author = "Philip Green and Cohen, {David J.} and Philippe Genereux and Tom McAndrew and Arnold, {Suzanne V.} and Maria Alu and Nirat Beohar and Rihal, {Charanjit S.} and Mack, {Michael J.} and Samir Kapadia and Danny Dvir and Maurer, {Mathew S.} and Williams, {Mathew R.} and Susheel Kodali and Leon, {Martin B.} and Kirtane, {Ajay J.}",
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Green, P, Cohen, DJ, Genereux, P, McAndrew, T, Arnold, SV, Alu, M, Beohar, N, Rihal, CS, Mack, MJ, Kapadia, S, Dvir, D, Maurer, MS, Williams, MR, Kodali, S, Leon, MB & Kirtane, AJ 2013, 'Relation between six-minute walk test performance and outcomes after transcatheter aortic valve implantation (from the PARTNER Trial)', American Journal of Cardiology, vol. 112, no. 5, pp. 700-706. https://doi.org/10.1016/j.amjcard.2013.04.046

Relation between six-minute walk test performance and outcomes after transcatheter aortic valve implantation (from the PARTNER Trial). / Green, Philip; Cohen, David J.; Genereux, Philippe; McAndrew, Tom; Arnold, Suzanne V.; Alu, Maria; Beohar, Nirat; Rihal, Charanjit S.; Mack, Michael J.; Kapadia, Samir; Dvir, Danny; Maurer, Mathew S.; Williams, Mathew R.; Kodali, Susheel; Leon, Martin B.; Kirtane, Ajay J.

In: American Journal of Cardiology, Vol. 112, No. 5, 01.09.2013, p. 700-706.

Research output: Contribution to journalArticle

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T1 - Relation between six-minute walk test performance and outcomes after transcatheter aortic valve implantation (from the PARTNER Trial)

AU - Green, Philip

AU - Cohen, David J.

AU - Genereux, Philippe

AU - McAndrew, Tom

AU - Arnold, Suzanne V.

AU - Alu, Maria

AU - Beohar, Nirat

AU - Rihal, Charanjit S.

AU - Mack, Michael J.

AU - Kapadia, Samir

AU - Dvir, Danny

AU - Maurer, Mathew S.

AU - Williams, Mathew R.

AU - Kodali, Susheel

AU - Leon, Martin B.

AU - Kirtane, Ajay J.

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N2 - Functional capacity as assessed by 6-minute walk test distance (6MWTD) has been shown to predict outcomes in selected cohorts with cardiovascular disease. To evaluate the association between 6MWTD and outcomes after transcatheter aortic valve implantation (TAVI) among participants in the Placement of AoRTic TraNscathetER valve (PARTNER) trial, TAVI recipients (n = 484) were stratified into 3 groups according to baseline 6MWTD: unable to walk (n = 218), slow walkers (n = 133), in whom 6MWTD was below the median (128.5 meters), and fast walkers (n = 133) with 6MWTD >128.5 meters. After TAVI, among fast walkers, follow-up 6MWTD decreased by 44 ± 148 meters at 12 months (p <0.02 compared with baseline). In contrast, among slow walkers, 6MWTD improved after TAVI by 58 ± 126 meters (p <0.001 compared with baseline). Similarly, among those unable to walk, 6MWTD distance increased by 66 ± 109 meters (p <0.001 compared with baseline). There were no differences in 30-day outcomes among 6MWTD groups. At 2 years, the rate of death from any cause was 42.5% in those unable to walk, 31.2% in slow walkers, and 28.8% in fast walkers (p = 0.02), driven primarily by differences in noncardiac death. In conclusion, among high-risk older adults undergoing TAVI, baseline 6MWTD does not predict procedural outcomes but does predict long-term mortality. Nonetheless, patients with poor baseline functional status exhibit the greatest improvement in 6MWTD. Additional work is required to identify those with poor functional status who stand to benefit the most from TAVI.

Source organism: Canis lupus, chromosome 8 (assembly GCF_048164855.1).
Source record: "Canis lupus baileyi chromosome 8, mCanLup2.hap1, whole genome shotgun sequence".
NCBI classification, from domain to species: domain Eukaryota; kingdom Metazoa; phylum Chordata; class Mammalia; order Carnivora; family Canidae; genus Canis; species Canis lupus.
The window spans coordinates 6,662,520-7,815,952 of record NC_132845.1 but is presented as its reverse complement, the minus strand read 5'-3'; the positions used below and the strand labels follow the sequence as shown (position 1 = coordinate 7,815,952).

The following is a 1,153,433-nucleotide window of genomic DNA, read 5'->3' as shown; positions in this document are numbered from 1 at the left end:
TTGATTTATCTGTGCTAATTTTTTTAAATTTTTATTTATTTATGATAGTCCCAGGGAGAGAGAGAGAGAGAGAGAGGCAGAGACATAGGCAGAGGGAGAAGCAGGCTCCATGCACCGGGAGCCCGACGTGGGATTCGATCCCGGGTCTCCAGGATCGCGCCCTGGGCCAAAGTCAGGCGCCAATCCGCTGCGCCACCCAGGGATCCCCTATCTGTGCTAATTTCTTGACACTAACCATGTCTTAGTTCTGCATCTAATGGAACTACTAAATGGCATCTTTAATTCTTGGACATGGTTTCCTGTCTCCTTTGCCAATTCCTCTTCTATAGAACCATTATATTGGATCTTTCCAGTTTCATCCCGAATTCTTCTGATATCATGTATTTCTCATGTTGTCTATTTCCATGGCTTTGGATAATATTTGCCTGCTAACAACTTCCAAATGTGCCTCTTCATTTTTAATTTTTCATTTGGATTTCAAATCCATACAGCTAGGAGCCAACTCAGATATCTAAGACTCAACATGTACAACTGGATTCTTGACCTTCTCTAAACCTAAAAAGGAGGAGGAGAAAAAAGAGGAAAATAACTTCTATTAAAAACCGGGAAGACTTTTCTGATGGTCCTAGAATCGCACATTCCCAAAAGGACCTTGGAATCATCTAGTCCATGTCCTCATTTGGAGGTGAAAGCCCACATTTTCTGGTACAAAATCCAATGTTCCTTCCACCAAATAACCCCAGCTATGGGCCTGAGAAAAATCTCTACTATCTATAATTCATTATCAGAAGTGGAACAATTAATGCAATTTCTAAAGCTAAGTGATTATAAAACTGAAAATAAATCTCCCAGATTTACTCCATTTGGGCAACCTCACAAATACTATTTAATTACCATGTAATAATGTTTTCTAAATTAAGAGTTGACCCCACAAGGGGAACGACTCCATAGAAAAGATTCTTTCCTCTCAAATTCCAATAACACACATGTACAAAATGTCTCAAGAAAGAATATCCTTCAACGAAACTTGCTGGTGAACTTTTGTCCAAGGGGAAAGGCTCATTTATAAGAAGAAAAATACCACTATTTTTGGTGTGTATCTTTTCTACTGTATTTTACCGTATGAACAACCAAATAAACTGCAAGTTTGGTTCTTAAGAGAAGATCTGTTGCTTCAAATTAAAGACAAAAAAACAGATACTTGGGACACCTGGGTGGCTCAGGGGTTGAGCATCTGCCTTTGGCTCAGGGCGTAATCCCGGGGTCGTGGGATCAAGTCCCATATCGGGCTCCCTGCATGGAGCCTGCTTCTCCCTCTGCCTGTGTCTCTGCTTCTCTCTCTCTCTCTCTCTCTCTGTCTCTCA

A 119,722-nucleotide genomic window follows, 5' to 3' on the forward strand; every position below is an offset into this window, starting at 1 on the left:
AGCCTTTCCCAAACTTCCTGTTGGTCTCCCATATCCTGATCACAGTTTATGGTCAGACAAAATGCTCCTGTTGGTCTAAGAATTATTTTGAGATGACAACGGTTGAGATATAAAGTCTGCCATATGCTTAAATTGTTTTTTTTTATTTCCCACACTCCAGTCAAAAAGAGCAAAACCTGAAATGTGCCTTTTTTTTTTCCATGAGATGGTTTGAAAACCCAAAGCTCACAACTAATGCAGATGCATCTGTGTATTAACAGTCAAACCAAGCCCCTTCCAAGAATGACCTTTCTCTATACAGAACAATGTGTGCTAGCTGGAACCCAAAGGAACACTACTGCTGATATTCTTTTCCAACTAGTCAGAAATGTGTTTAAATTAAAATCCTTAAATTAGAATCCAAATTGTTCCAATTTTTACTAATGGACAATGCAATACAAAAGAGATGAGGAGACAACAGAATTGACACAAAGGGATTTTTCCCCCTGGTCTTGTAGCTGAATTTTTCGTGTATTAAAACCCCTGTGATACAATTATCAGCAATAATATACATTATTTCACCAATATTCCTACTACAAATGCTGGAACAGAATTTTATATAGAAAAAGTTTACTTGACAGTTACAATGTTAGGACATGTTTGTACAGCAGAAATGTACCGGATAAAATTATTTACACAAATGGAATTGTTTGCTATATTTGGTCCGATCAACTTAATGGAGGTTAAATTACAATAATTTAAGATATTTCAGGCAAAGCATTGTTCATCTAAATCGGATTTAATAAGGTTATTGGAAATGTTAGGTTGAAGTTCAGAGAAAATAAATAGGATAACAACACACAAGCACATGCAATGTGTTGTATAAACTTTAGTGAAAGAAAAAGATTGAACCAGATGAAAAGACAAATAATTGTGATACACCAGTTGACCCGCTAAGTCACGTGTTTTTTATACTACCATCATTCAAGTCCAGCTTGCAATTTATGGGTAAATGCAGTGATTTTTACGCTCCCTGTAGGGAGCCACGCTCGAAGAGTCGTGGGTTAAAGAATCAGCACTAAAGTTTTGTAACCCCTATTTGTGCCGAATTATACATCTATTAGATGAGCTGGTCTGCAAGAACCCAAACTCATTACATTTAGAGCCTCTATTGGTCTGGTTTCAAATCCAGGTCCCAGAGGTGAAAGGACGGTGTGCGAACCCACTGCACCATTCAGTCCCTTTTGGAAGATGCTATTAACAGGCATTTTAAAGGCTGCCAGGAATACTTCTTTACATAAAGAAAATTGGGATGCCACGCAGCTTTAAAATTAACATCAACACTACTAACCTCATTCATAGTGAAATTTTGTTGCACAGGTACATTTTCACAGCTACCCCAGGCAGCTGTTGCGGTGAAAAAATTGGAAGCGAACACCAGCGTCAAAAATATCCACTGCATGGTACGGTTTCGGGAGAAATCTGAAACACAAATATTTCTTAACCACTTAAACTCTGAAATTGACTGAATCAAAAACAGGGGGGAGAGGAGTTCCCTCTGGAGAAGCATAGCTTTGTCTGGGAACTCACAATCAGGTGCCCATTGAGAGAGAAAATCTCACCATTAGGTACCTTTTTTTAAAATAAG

AB - Functional capacity as assessed by 6-minute walk test distance (6MWTD) has been shown to predict outcomes in selected cohorts with cardiovascular disease. To evaluate the association between 6MWTD and outcomes after transcatheter aortic valve implantation (TAVI) among participants in the Placement of AoRTic TraNscathetER valve (PARTNER) trial, TAVI recipients (n = 484) were stratified into 3 groups according to baseline 6MWTD: unable to walk (n = 218), slow walkers (n = 133), in whom 6MWTD was below the median (128.5 meters), and fast walkers (n = 133) with 6MWTD >128.5 meters. After TAVI, among fast walkers, follow-up 6MWTD decreased by 44 ± 148 meters at 12 months (p <0.02 compared with baseline). In contrast, among slow walkers, 6MWTD improved after TAVI by 58 ± 126 meters (p <0.001 compared with baseline). Similarly, among those unable to walk, 6MWTD distance increased by 66 ± 109 meters (p <0.001 compared with baseline). There were no differences in 30-day outcomes among 6MWTD groups. At 2 years, the rate of death from any cause was 42.5% in those unable to walk, 31.2% in slow walkers, and 28.8% in fast walkers (p = 0.02), driven primarily by differences in noncardiac death. In conclusion, among high-risk older adults undergoing TAVI, baseline 6MWTD does not predict procedural outcomes but does predict long-term mortality. Nonetheless, patients with poor baseline functional status exhibit the greatest improvement in 6MWTD. Additional work is required to identify those with poor functional status who stand to benefit the most from TAVI.